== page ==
“In order for this to be the case, our government was duty-bound and honour-bound to ensure we had the continued confidence of the House of Commons. We needed to outline a clear, realistic plan on which parliamentarians would have the opportunity to vote.

“This was the only clear and transparent way to ensure that the federal government could continue to provide the support on which Canadians were relying.”

Joan Bryden, The Canadian Press

Like us on Facebook and follow us on Twitter.

Want to support local journalism? Make a donation here.

federal government

Get local stories you won't find anywhere else right to your inbox.
Sign up here

Just Posted

Eliot Kinsey runs T3ch For the People at Ladysmith Secondary. (Jennifer Fink photo)
High school student joins program to improve access to technology

By George Brockhurst, LSS Student Writer As the world moves forward, people… Continue reading

Lymphedema is often treated with medical devices such as compression garments, pneumatic compression pumps, or specialized custom wraps and bandages. (Submitted photo)
March 6 marks World Lymphedema Day

Lymphedema is caused by damage to the lymphatic system, and afflictings millions worldwide

Work has begun on the Downtown Public Washroom on 1st Avenue. (Submitted photo)
Work has begun on the Ladysmith Downtown Public Washroom

The project is expected to be finished in the spring

An architectural rendering of the five storey condo building at 201/203 Dogwood Drive. (BJK Architecture photo)
Five storey condo building proposal at Dalby’s proceeds to public hearing stage

Frank and Mike Crucil of FMC Holdings are hoping to turn Dalby’s Automotive into a five storey condo

Jimmy Seymour was recognized for his outstanding work as the solid waste operator for Stz’uminus First Nation. (Submitted photo)
‘He has a way with the community’, Jimmy Seymour recognized for his dedication to Stz’uminus First Nation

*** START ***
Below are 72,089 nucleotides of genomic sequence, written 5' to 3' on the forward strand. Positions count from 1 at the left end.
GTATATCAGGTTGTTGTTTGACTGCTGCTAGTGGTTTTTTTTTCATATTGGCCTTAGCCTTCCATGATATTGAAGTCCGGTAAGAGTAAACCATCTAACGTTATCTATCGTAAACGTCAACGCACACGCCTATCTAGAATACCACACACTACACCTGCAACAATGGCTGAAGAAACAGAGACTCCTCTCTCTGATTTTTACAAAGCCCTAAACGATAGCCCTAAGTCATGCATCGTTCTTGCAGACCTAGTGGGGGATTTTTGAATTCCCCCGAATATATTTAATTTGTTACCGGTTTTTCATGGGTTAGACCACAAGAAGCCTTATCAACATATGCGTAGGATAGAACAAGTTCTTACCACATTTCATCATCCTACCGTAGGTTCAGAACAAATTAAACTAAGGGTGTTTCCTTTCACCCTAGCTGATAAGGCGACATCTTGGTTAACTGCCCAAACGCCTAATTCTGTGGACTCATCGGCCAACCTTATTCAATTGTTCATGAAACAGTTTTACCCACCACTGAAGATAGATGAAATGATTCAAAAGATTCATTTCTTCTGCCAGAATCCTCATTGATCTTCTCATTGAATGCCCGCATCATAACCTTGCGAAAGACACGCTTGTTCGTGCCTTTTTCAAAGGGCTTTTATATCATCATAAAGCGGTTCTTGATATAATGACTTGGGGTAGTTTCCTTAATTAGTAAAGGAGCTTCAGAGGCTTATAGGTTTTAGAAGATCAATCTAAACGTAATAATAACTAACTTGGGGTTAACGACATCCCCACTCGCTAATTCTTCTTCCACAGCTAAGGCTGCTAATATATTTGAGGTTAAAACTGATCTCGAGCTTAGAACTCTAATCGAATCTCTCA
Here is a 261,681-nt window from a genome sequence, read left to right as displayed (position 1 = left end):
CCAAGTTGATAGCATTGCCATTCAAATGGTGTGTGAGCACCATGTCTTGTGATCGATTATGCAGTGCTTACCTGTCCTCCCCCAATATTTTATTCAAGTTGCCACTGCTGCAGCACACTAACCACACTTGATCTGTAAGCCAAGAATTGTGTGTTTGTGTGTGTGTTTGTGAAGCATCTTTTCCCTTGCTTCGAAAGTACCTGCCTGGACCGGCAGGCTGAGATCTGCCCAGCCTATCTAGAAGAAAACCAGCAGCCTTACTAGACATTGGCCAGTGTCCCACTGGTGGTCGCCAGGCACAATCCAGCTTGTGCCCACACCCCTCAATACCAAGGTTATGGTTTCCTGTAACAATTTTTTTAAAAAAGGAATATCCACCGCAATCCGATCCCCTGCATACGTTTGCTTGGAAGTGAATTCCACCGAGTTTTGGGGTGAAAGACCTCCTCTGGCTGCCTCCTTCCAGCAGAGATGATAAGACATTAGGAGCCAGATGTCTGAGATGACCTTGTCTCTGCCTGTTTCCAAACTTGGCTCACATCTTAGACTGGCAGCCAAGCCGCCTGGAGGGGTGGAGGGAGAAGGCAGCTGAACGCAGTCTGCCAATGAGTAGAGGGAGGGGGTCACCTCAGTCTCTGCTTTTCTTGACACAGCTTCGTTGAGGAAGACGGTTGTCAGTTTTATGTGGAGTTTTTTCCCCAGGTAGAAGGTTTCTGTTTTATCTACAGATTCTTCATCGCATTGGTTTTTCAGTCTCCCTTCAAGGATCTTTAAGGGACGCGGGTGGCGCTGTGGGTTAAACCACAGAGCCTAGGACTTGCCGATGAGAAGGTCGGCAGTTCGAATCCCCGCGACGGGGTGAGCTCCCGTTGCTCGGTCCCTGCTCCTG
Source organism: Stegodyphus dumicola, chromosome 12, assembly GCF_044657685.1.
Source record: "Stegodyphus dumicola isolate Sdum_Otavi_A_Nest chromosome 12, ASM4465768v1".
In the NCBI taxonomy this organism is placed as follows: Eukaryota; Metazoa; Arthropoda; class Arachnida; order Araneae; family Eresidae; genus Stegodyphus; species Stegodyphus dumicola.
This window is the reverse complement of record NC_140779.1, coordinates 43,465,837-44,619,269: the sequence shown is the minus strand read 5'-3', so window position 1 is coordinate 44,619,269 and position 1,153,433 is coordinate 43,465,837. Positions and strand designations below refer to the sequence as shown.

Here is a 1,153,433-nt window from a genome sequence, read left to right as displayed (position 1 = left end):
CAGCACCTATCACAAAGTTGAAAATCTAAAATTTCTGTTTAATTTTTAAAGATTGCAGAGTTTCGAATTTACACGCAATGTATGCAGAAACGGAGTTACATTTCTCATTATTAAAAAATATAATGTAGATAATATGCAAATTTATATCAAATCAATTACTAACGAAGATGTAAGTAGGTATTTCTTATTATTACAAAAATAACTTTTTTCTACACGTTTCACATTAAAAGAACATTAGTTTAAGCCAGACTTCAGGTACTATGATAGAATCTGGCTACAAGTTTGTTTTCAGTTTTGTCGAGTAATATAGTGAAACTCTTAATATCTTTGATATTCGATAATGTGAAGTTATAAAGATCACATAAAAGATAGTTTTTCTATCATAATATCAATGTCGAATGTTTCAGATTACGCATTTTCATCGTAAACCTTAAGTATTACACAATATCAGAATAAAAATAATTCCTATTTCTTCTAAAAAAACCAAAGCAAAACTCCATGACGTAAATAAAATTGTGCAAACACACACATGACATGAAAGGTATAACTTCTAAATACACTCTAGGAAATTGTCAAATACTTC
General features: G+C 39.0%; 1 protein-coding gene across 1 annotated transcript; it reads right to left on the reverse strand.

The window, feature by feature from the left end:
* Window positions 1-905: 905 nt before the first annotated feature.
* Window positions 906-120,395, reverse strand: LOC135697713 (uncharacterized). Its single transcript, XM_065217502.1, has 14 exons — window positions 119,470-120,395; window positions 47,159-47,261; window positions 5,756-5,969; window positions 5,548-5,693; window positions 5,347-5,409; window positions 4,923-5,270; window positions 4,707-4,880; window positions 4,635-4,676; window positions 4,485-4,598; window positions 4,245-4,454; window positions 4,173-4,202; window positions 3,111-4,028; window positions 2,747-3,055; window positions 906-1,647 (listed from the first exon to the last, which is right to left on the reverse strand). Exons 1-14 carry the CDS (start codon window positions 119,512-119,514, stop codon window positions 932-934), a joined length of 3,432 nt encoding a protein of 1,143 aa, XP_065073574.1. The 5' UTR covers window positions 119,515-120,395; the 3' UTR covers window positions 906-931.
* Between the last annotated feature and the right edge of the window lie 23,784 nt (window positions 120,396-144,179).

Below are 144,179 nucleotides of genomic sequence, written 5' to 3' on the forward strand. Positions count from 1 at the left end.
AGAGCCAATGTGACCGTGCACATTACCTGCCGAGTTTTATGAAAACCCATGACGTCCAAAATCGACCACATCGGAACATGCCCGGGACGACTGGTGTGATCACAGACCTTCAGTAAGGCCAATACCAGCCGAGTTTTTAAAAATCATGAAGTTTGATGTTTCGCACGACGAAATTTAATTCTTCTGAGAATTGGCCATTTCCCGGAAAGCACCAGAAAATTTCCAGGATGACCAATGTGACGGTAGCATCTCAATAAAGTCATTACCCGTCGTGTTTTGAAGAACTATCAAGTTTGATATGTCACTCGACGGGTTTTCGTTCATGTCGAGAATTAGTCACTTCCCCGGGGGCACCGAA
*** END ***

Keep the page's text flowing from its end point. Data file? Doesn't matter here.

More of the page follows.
Jimmy Seymour uses his job as solid waste operator to spread kindness through Stz’uminus

The James C Richardson Pipe Band marches in a Remembrance Day parade on Nov. 11, 2019 in Chilliwack. Wednesday, March 10 is International Bagpipe Day. (Jenna Hauck/ Chilliwack Progress file)
Unofficial holidays: Here’s what people are celebrating for the week of March 7 to 13

International Bagpipe Day, Wash Your Nose Day and Kidney Day are all coming up this week

The Port Alice pulp mill has been dormant since 2015. (North Island Gazette file photo)
Parts recycled, life returning to inlet as as old Port Alice mill decommissioned

Bankruptcy company oversees de-risking the site, water treatment and environmental monitoring

Victoria man Brett Andersen is asking for people’s help to secure him one of eight free tickets to the moon. (Screenshot/@brettandersen Instagram)
Victoria man wants your help securing a free ticket to the moon

Japanese billionaire offering eight people a trip to the moon

The Conservation Officers Service is warning aquarium users after invasive and potentially destructive mussels were found in moss balls from a pet store. (BC Conservation Officers Service/Facebook)
Aquarium users in B.C. warned after invasive mussels found at pet store

Conservation officers were told the mussels were found in a moss ball from a Terrace pet store.

Hockey hall-of-fame legend Wayne Gretzky, right, watches the casket of his father, Walter Gretzky, as it is carried from the church during a funeral service in Brantford, Ont., Saturday, March 6, 2021. HE CANADIAN PRESS/Nathan Denette
Walter Gretzky remembered as a man with a ‘heart of gold’ at funeral

The famous hockey father died Thursday at age 82 after battling Parkinson’s disease

Donald Alan Sweet was once an all star CFL kicker who played for the Montreal Alouettes and Montreal Concordes over a 13-year career. Photo courtesy of Mission RCMP.
Ex-B.C. teacher who was CFL kicker charged with assault, sexual crimes against former students

Donald Sweet taught in Mission School District for 10 years, investigators seek further witnesses

(Black Press Media files)
Medicine gardens help Victoria’s Indigenous kids in care stay culturally connected

Traditional plants brought to the homes of Indigenous kids amid the COVID-19 pandemic

During a press event on March 6, Const. Alex Berube, media relations officer for the West Shore RCMP, addressed a deadly shooting that occurred in Metchosin the night before. (Devon Bidal/News Staff)
VIDEO: One man shot dead in ‘targeted incident’ in Metchosin

Highway 14 reopens following multi-hour closure for investigation

Most Read